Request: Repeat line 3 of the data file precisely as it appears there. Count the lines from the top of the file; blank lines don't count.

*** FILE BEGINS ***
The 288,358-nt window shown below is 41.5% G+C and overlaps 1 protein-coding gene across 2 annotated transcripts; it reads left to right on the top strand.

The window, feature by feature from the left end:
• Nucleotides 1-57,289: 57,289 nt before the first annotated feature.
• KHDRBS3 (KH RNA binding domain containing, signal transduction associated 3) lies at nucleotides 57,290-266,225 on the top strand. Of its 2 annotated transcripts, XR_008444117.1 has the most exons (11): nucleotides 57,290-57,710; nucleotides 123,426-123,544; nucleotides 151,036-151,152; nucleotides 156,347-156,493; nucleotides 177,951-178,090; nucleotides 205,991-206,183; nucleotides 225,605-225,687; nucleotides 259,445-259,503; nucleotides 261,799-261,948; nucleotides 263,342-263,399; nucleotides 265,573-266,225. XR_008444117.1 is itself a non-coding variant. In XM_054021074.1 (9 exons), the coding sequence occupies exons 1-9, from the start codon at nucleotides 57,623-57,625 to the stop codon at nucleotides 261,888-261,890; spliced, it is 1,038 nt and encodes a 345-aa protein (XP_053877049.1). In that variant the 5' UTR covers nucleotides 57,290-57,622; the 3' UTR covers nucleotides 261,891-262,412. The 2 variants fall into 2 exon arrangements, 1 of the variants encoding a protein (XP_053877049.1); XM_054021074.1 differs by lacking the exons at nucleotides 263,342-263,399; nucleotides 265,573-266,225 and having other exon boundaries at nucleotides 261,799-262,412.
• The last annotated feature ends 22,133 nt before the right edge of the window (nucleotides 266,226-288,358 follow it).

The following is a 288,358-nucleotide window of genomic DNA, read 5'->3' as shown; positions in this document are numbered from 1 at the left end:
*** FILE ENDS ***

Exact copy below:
• Nucleotides 1-57,289: 57,289 nt before the first annotated feature.